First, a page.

What about honey bee jelly?

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The increasing loss of honey bee colonies is assumed to be caused by various factors such as habitat degradation, parasites, pathogens, or the exposure to environmental pollutants like pesticides in agriculture practice. Different bee-related products like honey, bee bread, wax, and pollen can be contaminated by pesticides and some of them might affect colony health. Stored nectar and pollen serve as nutritional sources for nurse bees to produce food jelly for queen, worker, and drone larvae and contaminants might be transferred. For the risk assessments, it is necessary to understand the occurrences of residues in larval food jelly and to evaluate factors influencing the concentration of contaminants. This review summarizes the current literature dealing with residue analysis of pesticides in food jelly to assess the pesticide transfer, to evaluate factors influencing pesticide appearance in jelly, and to deduce risk for larvae. Previous studies determined residues of different pesticides in royal jelly, and one in worker jelly. It was demonstrated that 30 out of 176 analyzed pesticides were detectable in different royal jelly samples. If residues remain in food jelly, this is mainly related to the used application and exposure method. It is shown that an artificial exposure (e.g., by forced feeding) results in higher detectable residues compared to field-realistic exposure scenarios (e.g., spray applications on plants). All detected concentrations were predominantly below the toxicity values for honey bee larvae, but sub-lethal effects should be considered. Moreover, it was demonstrated that there are still knowledge gaps about the contamination pathway of pesticides, dilution or accumulation factors within the hive, degradation time in bee-related matrices, and the impact on larval physiology. Filling those gaps is of major importance to consider realistic exposure scenarios in the risk assessment and to allow for sufficient protection level of honey bee brood.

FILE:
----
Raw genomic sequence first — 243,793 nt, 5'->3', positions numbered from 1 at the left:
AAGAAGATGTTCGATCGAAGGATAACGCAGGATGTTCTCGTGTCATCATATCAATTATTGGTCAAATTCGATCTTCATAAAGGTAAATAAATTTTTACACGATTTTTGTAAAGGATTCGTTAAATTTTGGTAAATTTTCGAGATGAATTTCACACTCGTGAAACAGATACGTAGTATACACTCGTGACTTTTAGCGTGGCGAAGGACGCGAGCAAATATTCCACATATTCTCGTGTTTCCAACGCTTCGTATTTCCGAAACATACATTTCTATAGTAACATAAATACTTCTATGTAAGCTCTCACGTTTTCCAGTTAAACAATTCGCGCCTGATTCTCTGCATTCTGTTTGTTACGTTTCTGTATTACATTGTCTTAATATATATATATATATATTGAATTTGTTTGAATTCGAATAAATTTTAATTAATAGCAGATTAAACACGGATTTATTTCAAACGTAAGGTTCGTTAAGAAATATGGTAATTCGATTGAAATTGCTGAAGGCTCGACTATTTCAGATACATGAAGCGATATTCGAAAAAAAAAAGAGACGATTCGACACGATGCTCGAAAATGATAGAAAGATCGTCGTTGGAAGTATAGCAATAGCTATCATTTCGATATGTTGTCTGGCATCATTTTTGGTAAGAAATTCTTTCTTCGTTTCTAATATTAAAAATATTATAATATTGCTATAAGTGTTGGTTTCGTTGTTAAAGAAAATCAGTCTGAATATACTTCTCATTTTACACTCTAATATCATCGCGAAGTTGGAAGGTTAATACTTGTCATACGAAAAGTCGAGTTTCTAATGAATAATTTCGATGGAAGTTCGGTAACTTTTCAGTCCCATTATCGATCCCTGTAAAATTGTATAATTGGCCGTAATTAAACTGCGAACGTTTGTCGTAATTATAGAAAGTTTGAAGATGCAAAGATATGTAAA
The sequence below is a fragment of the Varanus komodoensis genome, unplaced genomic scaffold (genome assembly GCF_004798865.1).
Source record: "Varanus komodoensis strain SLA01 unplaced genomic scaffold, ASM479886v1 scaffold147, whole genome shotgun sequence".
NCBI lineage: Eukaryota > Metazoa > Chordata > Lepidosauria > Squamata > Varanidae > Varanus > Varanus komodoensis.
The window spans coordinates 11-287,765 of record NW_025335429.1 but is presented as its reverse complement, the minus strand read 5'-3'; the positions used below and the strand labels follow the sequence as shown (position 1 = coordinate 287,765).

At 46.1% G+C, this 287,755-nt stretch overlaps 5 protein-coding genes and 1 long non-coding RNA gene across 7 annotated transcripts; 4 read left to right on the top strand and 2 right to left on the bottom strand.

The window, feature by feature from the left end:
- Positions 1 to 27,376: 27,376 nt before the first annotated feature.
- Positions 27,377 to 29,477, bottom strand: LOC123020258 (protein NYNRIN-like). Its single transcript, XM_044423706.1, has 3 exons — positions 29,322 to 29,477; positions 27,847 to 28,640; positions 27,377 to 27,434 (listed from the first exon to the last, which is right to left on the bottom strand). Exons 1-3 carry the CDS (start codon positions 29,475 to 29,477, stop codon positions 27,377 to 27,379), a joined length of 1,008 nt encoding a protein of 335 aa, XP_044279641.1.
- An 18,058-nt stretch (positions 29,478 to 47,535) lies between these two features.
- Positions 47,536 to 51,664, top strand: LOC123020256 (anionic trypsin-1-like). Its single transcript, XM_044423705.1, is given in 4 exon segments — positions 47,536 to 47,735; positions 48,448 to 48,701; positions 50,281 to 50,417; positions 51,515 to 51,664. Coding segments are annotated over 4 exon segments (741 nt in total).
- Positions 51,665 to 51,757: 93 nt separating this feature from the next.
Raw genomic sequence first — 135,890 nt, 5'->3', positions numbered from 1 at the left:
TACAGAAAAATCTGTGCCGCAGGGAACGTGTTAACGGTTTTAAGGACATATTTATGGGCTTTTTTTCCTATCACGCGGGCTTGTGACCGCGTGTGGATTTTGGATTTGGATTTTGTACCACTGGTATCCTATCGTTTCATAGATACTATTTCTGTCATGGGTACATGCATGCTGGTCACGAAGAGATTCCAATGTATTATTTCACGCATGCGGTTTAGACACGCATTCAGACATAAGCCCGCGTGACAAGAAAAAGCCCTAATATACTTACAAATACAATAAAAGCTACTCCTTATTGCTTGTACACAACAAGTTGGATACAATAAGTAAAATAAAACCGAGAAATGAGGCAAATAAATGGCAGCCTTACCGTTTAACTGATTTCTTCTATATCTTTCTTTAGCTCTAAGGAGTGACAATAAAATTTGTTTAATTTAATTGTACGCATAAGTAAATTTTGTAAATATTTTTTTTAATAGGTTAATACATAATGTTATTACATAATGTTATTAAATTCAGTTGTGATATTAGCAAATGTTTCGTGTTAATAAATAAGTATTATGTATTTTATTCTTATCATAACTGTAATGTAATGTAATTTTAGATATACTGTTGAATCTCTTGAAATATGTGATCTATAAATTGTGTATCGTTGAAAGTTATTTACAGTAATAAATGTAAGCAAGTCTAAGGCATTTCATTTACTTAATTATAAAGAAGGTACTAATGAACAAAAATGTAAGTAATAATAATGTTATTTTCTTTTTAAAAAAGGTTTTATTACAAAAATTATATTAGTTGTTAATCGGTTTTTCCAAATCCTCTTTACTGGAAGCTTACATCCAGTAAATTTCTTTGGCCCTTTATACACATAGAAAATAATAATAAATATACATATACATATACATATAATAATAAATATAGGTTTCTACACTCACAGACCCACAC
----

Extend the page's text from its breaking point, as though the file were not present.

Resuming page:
Wueppenhorst K, Eckert JH, Steinert M, Erler S (2022) What about honey bee jelly? Pesticide residues in larval food jelly of the Western honey bee Apis mellifera. Science of the Total Environment, 850: 158095. DOI: 10.1016/j.scitotenv.2022.158095